With the much-debated series finale of Game of Thrones, HBO has finally left Westeros behind — at least for the time being. But even as King Bran rules over a new, uncharted era for the Seven Kingdoms, longtime GoT fans know that creator George R.R. Martin still has two more books left to publish in the Song of Ice and Fire series on which the show is based.
By the time the show caught up with, and then raced past, the story line in Martin’s epic fantasy novels at the end of Season 5, Game of Thrones’ popularity was so intense that Martin admitted he felt tremendous pressure to keep churning away at The Winds of Winter and A Dream of Spring — the final two novels in the seven-volume series.
But the pressure to reach the finish line is the only kind of fan feedback he’s willing to indulge, Martin recently told Entertainment Weekly. Listening too closely to revisionist fan reactions in the wake of the show’s final season, he said, shouldn’t become a creative guideline as he works to resolve long-brewing character arcs and plot lines that he’s been building toward in the books for more than two decades.
“The internet affects all this to a degree it was never affected before,” Martin explained, adding that it would be unwise for him to change the story he has planned simply because somebody, somewhere, makes an accurate guess at where the books might go next — or because some fans didn’t like the way the show ended.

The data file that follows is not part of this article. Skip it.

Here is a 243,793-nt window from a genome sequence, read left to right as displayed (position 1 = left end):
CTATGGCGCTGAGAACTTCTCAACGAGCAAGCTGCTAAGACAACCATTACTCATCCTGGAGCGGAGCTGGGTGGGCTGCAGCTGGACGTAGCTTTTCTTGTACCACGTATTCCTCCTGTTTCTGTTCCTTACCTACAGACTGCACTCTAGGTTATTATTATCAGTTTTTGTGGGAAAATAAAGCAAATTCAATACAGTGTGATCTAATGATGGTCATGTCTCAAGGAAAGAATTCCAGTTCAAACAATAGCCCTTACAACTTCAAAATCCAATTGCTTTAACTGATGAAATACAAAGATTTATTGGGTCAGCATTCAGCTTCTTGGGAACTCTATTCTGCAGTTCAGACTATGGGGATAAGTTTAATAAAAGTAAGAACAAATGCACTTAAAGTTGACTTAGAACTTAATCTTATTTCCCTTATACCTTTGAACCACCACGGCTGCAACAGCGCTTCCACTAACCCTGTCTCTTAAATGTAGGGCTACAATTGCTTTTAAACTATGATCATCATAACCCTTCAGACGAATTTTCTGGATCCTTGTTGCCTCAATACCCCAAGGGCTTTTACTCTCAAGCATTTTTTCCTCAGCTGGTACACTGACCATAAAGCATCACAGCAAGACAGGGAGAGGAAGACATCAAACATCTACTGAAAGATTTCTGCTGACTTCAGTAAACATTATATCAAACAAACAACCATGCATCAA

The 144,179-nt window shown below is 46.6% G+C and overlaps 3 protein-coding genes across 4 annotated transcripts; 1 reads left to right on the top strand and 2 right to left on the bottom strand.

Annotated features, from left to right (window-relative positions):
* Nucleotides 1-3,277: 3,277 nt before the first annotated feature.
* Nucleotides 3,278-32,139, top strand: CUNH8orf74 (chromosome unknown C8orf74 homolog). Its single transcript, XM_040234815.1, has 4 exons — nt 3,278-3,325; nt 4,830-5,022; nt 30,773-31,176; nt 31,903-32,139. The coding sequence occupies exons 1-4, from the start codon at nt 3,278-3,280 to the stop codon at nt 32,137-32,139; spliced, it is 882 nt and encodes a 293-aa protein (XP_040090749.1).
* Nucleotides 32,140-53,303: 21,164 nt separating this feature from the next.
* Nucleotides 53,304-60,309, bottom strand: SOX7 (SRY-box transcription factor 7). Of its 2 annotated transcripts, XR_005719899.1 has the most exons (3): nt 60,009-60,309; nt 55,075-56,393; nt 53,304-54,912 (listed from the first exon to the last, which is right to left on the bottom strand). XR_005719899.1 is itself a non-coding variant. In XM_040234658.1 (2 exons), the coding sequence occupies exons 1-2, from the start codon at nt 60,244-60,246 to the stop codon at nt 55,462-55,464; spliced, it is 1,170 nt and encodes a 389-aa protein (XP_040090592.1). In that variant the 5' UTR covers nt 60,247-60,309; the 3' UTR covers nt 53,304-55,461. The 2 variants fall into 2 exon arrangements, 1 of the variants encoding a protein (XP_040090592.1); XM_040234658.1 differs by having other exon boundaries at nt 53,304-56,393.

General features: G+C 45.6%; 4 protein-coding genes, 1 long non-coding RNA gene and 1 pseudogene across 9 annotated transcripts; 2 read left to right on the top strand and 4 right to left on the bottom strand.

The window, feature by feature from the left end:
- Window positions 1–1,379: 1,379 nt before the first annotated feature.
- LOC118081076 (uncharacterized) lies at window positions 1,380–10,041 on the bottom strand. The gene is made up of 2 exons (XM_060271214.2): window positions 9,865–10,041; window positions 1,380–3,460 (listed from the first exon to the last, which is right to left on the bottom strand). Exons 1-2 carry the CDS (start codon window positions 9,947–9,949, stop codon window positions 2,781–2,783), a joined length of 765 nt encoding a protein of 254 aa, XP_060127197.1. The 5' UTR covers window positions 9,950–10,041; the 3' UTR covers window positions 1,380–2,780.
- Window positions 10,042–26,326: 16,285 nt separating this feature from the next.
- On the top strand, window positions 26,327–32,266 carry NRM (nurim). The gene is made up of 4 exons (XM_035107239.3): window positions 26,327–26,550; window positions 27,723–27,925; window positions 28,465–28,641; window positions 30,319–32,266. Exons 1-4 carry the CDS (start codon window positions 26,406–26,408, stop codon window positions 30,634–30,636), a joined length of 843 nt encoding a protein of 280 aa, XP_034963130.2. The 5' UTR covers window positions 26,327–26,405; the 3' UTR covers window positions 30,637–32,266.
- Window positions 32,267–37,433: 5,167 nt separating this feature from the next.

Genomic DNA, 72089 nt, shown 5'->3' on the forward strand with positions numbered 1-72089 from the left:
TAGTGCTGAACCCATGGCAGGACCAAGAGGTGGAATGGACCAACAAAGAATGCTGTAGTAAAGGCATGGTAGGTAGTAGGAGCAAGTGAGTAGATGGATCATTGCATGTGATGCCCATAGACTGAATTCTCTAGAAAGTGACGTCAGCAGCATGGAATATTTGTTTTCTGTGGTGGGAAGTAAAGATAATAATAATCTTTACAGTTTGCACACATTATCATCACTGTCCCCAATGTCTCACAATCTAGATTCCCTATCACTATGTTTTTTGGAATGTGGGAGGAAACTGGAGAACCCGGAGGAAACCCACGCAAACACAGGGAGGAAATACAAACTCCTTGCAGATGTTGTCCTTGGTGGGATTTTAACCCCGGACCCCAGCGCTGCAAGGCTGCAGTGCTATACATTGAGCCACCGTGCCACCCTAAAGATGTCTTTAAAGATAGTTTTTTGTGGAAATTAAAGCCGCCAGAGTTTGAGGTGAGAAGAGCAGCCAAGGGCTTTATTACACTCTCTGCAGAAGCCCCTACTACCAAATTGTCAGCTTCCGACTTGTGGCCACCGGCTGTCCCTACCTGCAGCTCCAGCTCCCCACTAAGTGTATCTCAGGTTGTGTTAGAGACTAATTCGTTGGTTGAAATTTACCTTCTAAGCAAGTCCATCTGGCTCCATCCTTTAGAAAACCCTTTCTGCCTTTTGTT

“Suddenly the twist you’re building towards is out there. And there is a temptation to then change it [in the upcoming books] — ‘Oh my god, it’s screwed up, I have to come up with something different.’ But that’s wrong,” he said. “Because you’ve been planning for a certain ending and if you suddenly change direction just because somebody figured it out, or because they don’t like it, then it screws up the whole structure. So no, I don’t read the fan sites. I want to write the book I’ve always intended to write all along. And when it comes out they can like it or they can not like it.”
While Martin has remained a key show collaborator, advising Game of Thrones showrunners David Benioff and D.B. Weiss as they carved out new territory beyond the books in the show’s final three seasons, he said he feels no obligation to make his upcoming books align with the TV series. Rather, he views the show and the novels as existing side-by-side in “two alternate realities.”
“I have very fixed ideas in my head as I’m writing The Winds of Winter and beyond that in terms of where things are going. It’s like two alternate realities existing side by side. I have to double down and do my version of it which is what I’ve been doing,” he said, adding that he’s only interested in making the final two novels “as good as I possibly can.”
As we await Martin’s next book, as well as HBO’s in-development pre-sequel starring Naomi Watts, at least there’s plenty of Westeros to dive back into. For the uninitiated, there’s plenty of Game of Thrones reading material to get caught up on, all the way up to where Martin last left off with 2011’s A Dance with Dragons. And for all the fan passion they’ve inspired, all eight seasons of Game of Thrones still make for one of TV’s most epic binges — and they’re likely not going anywhere anytime soon at HBO.